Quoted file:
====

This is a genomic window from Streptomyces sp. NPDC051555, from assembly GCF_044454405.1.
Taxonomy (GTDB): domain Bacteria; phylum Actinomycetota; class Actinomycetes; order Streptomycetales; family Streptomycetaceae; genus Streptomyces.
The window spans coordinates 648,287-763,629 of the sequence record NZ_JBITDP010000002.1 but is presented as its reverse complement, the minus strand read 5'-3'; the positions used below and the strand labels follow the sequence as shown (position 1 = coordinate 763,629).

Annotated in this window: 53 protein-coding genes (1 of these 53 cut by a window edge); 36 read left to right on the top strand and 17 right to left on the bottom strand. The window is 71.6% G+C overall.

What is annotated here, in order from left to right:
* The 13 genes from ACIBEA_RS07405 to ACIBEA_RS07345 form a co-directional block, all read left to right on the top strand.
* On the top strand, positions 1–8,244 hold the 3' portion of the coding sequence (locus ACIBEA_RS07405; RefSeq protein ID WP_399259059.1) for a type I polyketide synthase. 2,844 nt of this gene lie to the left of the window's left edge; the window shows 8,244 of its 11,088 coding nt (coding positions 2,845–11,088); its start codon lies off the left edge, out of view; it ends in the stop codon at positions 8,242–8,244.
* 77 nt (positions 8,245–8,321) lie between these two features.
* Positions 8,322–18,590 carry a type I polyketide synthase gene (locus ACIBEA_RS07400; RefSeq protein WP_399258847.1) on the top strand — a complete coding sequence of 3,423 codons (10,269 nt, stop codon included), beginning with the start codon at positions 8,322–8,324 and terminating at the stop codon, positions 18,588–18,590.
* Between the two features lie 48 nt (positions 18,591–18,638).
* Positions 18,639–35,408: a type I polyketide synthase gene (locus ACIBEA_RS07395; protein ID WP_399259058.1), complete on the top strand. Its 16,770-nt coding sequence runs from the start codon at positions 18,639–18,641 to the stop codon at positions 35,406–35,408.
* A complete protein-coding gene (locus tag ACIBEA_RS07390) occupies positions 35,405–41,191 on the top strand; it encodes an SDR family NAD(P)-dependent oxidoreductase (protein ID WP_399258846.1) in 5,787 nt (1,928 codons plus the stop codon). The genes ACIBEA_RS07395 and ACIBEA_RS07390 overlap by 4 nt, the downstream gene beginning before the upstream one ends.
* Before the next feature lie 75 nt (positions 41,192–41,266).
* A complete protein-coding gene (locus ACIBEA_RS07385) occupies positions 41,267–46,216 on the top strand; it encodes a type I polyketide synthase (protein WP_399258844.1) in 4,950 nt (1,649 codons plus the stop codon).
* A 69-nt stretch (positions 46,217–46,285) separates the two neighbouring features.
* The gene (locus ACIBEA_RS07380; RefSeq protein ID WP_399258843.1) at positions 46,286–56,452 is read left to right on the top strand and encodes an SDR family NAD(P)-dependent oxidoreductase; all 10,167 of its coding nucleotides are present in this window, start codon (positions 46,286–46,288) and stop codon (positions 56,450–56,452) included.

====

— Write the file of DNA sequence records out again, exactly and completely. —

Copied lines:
This is a genomic window from Streptomyces sp. NPDC051555, from assembly GCF_044454405.1.
Taxonomy (GTDB): domain Bacteria; phylum Actinomycetota; class Actinomycetes; order Streptomycetales; family Streptomycetaceae; genus Streptomyces.
The window spans coordinates 648,287-763,629 of the sequence record NZ_JBITDP010000002.1 but is presented as its reverse complement, the minus strand read 5'-3'; the positions used below and the strand labels follow the sequence as shown (position 1 = coordinate 763,629).

Annotated in this window: 53 protein-coding genes (1 of these 53 cut by a window edge); 36 read left to right on the top strand and 17 right to left on the bottom strand. The window is 71.6% G+C overall.

What is annotated here, in order from left to right:
* The 13 genes from ACIBEA_RS07405 to ACIBEA_RS07345 form a co-directional block, all read left to right on the top strand.
* On the top strand, positions 1–8,244 hold the 3' portion of the coding sequence (locus ACIBEA_RS07405; RefSeq protein ID WP_399259059.1) for a type I polyketide synthase. 2,844 nt of this gene lie to the left of the window's left edge; the window shows 8,244 of its 11,088 coding nt (coding positions 2,845–11,088); its start codon lies off the left edge, out of view; it ends in the stop codon at positions 8,242–8,244.
* 77 nt (positions 8,245–8,321) lie between these two features.
* Positions 8,322–18,590 carry a type I polyketide synthase gene (locus ACIBEA_RS07400; RefSeq protein WP_399258847.1) on the top strand — a complete coding sequence of 3,423 codons (10,269 nt, stop codon included), beginning with the start codon at positions 8,322–8,324 and terminating at the stop codon, positions 18,588–18,590.
* Between the two features lie 48 nt (positions 18,591–18,638).
* Positions 18,639–35,408: a type I polyketide synthase gene (locus ACIBEA_RS07395; protein ID WP_399259058.1), complete on the top strand. Its 16,770-nt coding sequence runs from the start codon at positions 18,639–18,641 to the stop codon at positions 35,406–35,408.
* A complete protein-coding gene (locus tag ACIBEA_RS07390) occupies positions 35,405–41,191 on the top strand; it encodes an SDR family NAD(P)-dependent oxidoreductase (protein ID WP_399258846.1) in 5,787 nt (1,928 codons plus the stop codon). The genes ACIBEA_RS07395 and ACIBEA_RS07390 overlap by 4 nt, the downstream gene beginning before the upstream one ends.
* Before the next feature lie 75 nt (positions 41,192–41,266).
* A complete protein-coding gene (locus ACIBEA_RS07385) occupies positions 41,267–46,216 on the top strand; it encodes a type I polyketide synthase (protein WP_399258844.1) in 4,950 nt (1,649 codons plus the stop codon).
* A 69-nt stretch (positions 46,217–46,285) separates the two neighbouring features.
* The gene (locus ACIBEA_RS07380; RefSeq protein ID WP_399258843.1) at positions 46,286–56,452 is read left to right on the top strand and encodes an SDR family NAD(P)-dependent oxidoreductase; all 10,167 of its coding nucleotides are present in this window, start codon (positions 46,286–46,288) and stop codon (positions 56,450–56,452) included.